When Russian authorities first announced they would privatize some major state-run assets several years ago, they cited improving the investment climate by increasing transparency and efficiencies among its main goals, but the deal to privatize Rosneft is unlikely to help meet them. In fact the opposite effect could be said of Russia’s 2016 privatization round. This included the sale of a controlling stake in then Russia’s sixth-largest crude producer Bashneft and a 19.5% stake in Russia’s top oil company Rosneft, with output at over 4 million b/d. The deals have sparked plenty of controversy and speculation, which has raised new reputational risks, and is likely to have a wide-ranging negative impact on the market as a whole. “It is remarkable how a relatively simple task to sell a stake in the publicly listed company has turned into a complicated and opaque mechanism …with unclear structure of the capital,” analysts at Sberbank CIB said in a mid-December note. In early December, while many in the market continued to guess why the government was going ahead with selling nearly a fifth of a key asset in a weak market environment, the authorities announced it had reached a deal with a consortium of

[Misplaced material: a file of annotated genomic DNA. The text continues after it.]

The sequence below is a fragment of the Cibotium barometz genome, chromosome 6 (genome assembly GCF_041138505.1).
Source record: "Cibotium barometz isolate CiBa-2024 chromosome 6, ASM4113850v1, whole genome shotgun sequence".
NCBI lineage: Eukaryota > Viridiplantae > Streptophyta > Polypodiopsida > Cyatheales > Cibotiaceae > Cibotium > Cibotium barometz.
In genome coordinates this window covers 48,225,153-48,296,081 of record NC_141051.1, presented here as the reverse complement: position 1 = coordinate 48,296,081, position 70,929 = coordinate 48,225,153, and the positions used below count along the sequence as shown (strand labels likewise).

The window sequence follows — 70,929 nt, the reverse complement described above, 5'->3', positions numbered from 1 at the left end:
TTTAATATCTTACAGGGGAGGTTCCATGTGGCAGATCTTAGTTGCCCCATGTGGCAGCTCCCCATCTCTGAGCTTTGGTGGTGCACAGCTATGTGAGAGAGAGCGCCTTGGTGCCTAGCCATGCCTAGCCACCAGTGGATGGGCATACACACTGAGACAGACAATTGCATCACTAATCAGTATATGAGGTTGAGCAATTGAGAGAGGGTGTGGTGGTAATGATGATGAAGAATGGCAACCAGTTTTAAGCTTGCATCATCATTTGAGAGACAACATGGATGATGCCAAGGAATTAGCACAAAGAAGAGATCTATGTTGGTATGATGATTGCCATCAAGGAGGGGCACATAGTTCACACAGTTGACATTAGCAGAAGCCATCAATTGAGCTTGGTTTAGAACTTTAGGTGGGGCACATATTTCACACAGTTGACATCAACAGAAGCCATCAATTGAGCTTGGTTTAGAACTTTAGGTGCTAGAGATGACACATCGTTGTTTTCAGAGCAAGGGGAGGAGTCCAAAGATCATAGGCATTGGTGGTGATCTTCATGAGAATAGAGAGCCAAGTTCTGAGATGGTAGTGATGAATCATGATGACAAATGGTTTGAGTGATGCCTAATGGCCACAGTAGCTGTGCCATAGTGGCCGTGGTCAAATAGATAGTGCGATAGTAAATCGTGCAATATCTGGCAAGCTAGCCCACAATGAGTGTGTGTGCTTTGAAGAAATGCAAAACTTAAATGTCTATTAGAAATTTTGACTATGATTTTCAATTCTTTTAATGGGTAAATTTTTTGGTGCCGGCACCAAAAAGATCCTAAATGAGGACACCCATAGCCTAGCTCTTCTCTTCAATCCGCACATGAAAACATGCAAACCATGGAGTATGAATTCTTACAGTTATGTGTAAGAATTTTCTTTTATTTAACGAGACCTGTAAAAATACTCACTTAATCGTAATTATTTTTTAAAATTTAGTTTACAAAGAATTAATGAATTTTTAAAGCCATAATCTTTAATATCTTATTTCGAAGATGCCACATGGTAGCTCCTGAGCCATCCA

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Source: CTRM Center